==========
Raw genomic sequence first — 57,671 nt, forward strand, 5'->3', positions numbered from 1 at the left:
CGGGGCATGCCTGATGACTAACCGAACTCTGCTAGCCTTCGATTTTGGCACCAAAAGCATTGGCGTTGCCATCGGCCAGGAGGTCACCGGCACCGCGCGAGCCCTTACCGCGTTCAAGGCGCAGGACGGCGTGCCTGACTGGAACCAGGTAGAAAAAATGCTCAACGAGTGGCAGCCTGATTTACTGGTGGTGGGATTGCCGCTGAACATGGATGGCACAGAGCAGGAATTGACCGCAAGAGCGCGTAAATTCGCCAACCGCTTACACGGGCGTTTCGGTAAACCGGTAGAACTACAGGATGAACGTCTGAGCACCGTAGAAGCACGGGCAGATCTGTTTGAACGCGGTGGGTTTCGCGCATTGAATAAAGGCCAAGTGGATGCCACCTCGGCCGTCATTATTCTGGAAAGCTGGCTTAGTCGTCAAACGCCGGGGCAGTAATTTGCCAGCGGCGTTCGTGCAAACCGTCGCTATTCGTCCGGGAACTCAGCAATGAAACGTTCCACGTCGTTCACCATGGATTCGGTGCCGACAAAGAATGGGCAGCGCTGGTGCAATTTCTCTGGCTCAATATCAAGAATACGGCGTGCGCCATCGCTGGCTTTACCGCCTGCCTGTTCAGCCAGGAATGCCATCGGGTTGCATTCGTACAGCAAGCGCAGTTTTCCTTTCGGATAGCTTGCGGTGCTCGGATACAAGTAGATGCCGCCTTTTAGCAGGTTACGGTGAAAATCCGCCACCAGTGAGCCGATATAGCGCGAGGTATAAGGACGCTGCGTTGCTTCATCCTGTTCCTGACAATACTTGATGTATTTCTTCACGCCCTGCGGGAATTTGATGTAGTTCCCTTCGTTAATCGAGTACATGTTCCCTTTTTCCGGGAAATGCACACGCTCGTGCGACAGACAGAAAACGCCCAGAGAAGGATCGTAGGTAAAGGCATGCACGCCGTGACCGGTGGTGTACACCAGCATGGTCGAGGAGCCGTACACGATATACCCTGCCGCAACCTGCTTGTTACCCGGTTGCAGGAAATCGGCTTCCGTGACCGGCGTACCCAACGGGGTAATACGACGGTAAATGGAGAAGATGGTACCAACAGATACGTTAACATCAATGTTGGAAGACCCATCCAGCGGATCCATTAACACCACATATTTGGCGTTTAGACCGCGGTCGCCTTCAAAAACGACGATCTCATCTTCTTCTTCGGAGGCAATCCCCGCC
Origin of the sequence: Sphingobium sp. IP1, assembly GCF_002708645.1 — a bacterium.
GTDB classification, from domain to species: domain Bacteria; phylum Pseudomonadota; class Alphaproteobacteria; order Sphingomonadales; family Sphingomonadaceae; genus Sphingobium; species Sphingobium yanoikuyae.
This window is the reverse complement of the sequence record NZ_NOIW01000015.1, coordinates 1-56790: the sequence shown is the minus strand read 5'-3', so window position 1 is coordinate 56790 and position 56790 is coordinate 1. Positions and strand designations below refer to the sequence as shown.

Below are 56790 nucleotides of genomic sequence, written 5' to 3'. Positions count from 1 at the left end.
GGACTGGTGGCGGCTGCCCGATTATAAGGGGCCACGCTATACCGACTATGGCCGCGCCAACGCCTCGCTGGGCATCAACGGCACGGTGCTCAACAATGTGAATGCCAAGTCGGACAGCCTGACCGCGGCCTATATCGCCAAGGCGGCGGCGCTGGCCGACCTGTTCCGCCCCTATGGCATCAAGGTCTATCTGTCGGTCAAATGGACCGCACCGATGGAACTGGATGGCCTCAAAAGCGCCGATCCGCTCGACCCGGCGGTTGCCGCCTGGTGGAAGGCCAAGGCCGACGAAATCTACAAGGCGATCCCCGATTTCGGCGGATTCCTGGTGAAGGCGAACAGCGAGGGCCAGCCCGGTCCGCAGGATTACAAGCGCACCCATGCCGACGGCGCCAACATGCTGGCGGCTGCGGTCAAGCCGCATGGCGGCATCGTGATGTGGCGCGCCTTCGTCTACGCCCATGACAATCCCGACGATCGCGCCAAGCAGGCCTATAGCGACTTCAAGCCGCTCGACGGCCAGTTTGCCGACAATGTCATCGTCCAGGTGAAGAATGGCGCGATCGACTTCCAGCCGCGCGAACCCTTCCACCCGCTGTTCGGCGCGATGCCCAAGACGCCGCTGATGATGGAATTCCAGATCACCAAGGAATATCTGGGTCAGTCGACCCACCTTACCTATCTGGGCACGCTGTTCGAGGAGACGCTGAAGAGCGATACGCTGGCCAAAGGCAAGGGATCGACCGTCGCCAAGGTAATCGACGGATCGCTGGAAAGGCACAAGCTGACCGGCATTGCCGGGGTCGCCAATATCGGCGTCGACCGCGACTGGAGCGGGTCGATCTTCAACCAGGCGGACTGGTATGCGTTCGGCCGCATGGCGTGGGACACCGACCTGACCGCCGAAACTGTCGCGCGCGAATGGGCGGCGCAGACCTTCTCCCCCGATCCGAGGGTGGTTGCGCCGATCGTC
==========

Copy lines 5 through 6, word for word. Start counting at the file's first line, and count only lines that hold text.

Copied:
This window is the reverse complement of the sequence record NZ_NOIW01000015.1, coordinates 1-56790: the sequence shown is the minus strand read 5'-3', so window position 1 is coordinate 56790 and position 56790 is coordinate 1. Positions and strand designations below refer to the sequence as shown.

Below are 56790 nucleotides of genomic sequence, written 5' to 3'. Positions count from 1 at the left end.